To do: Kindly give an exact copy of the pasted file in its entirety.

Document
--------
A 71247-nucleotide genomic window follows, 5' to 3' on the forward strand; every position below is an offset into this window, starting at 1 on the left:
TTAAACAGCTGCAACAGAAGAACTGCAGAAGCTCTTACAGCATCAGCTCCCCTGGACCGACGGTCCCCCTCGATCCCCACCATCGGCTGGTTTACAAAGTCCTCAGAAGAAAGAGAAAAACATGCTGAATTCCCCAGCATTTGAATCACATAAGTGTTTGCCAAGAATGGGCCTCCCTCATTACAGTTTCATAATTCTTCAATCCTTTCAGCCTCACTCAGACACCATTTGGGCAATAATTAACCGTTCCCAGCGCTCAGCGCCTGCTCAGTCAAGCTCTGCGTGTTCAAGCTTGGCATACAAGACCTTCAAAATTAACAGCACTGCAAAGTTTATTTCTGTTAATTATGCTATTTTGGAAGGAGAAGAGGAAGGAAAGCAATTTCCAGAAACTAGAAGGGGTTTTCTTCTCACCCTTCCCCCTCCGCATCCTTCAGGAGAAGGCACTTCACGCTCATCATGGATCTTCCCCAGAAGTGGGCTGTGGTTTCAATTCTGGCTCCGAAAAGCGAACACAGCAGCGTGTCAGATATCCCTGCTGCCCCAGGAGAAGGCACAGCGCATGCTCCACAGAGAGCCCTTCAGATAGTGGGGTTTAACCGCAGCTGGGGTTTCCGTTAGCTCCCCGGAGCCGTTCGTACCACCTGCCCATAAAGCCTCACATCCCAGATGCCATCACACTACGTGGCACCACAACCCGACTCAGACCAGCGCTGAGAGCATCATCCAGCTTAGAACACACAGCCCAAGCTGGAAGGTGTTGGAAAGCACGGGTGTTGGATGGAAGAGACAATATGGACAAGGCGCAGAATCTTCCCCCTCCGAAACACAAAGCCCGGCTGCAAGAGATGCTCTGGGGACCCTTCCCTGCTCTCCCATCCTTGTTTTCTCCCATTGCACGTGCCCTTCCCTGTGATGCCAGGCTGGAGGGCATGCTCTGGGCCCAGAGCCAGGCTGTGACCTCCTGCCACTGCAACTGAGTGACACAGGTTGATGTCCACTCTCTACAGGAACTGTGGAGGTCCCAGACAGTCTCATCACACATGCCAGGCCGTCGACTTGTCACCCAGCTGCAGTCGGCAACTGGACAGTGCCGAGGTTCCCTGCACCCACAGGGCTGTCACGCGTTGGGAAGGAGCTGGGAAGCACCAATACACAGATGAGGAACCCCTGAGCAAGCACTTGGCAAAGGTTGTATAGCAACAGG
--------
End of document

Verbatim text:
A 71247-nucleotide genomic window follows, 5' to 3' on the forward strand; every position below is an offset into this window, starting at 1 on the left:
TTAAACAGCTGCAACAGAAGAACTGCAGAAGCTCTTACAGCATCAGCTCCCCTGGACCGACGGTCCCCCTCGATCCCCACCATCGGCTGGTTTACAAAGTCCTCAGAAGAAAGAGAAAAACATGCTGAATTCCCCAGCATTTGAATCACATAAGTGTTTGCCAAGAATGGGCCTCCCTCATTACAGTTTCATAATTCTTCAATCCTTTCAGCCTCACTCAGACACCATTTGGGCAATAATTAACCGTTCCCAGCGCTCAGCGCCTGCTCAGTCAAGCTCTGCGTGTTCAAGCTTGGCATACAAGACCTTCAAAATTAACAGCACTGCAAAGTTTATTTCTGTTAATTATGCTATTTTGGAAGGAGAAGAGGAAGGAAAGCAATTTCCAGAAACTAGAAGGGGTTTTCTTCTCACCCTTCCCCCTCCGCATCCTTCAGGAGAAGGCACTTCACGCTCATCATGGATCTTCCCCAGAAGTGGGCTGTGGTTTCAATTCTGGCTCCGAAAAGCGAACACAGCAGCGTGTCAGATATCCCTGCTGCCCCAGGAGAAGGCACAGCGCATGCTCCACAGAGAGCCCTTCAGATAGTGGGGTTTAACCGCAGCTGGGGTTTCCGTTAGCTCCCCGGAGCCGTTCGTACCACCTGCCCATAAAGCCTCACATCCCAGATGCCATCACACTACGTGGCACCACAACCCGACTCAGACCAGCGCTGAGAGCATCATCCAGCTTAGAACACACAGCCCAAGCTGGAAGGTGTTGGAAAGCACGGGTGTTGGATGGAAGAGACAATATGGACAAGGCGCAGAATCTTCCCCCTCCGAAACACAAAGCCCGGCTGCAAGAGATGCTCTGGGGACCCTTCCCTGCTCTCCCATCCTTGTTTTCTCCCATTGCACGTGCCCTTCCCTGTGATGCCAGGCTGGAGGGCATGCTCTGGGCCCAGAGCCAGGCTGTGACCTCCTGCCACTGCAACTGAGTGACACAGGTTGATGTCCACTCTCTACAGGAACTGTGGAGGTCCCAGACAGTCTCATCACACATGCCAGGCCGTCGACTTGTCACCCAGCTGCAGTCGGCAACTGGACAGTGCCGAGGTTCCCTGCACCCACAGGGCTGTCACGCGTTGGGAAGGAGCTGGGAAGCACCAATACACAGATGAGGAACCCCTGAGCAAGCACTTGGCAAAGGTTGTATAGCAACAGG